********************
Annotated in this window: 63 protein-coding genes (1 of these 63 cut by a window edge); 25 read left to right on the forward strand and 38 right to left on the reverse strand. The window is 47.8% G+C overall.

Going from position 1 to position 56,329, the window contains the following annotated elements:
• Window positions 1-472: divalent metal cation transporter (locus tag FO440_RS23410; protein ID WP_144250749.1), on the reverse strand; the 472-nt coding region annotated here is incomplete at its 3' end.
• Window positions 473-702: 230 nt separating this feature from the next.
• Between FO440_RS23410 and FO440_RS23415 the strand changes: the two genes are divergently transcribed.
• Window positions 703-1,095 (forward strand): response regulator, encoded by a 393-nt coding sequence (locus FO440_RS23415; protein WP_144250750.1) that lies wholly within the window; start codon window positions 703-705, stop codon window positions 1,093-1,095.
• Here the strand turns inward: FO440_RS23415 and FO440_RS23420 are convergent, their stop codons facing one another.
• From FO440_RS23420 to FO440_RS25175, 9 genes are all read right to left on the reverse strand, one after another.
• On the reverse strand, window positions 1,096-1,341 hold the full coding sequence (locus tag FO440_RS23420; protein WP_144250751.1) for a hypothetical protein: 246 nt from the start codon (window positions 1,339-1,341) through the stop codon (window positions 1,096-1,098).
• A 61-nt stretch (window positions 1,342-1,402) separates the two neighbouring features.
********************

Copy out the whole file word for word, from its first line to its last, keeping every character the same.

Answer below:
Annotated in this window: 63 protein-coding genes (1 of these 63 cut by a window edge); 25 read left to right on the forward strand and 38 right to left on the reverse strand. The window is 47.8% G+C overall.

Going from position 1 to position 56,329, the window contains the following annotated elements:
• Window positions 1-472: divalent metal cation transporter (locus tag FO440_RS23410; protein ID WP_144250749.1), on the reverse strand; the 472-nt coding region annotated here is incomplete at its 3' end.
• Window positions 473-702: 230 nt separating this feature from the next.
• Between FO440_RS23410 and FO440_RS23415 the strand changes: the two genes are divergently transcribed.
• Window positions 703-1,095 (forward strand): response regulator, encoded by a 393-nt coding sequence (locus FO440_RS23415; protein WP_144250750.1) that lies wholly within the window; start codon window positions 703-705, stop codon window positions 1,093-1,095.
• Here the strand turns inward: FO440_RS23415 and FO440_RS23420 are convergent, their stop codons facing one another.
• From FO440_RS23420 to FO440_RS25175, 9 genes are all read right to left on the reverse strand, one after another.
• On the reverse strand, window positions 1,096-1,341 hold the full coding sequence (locus tag FO440_RS23420; protein WP_144250751.1) for a hypothetical protein: 246 nt from the start codon (window positions 1,339-1,341) through the stop codon (window positions 1,096-1,098).
• A 61-nt stretch (window positions 1,342-1,402) separates the two neighbouring features.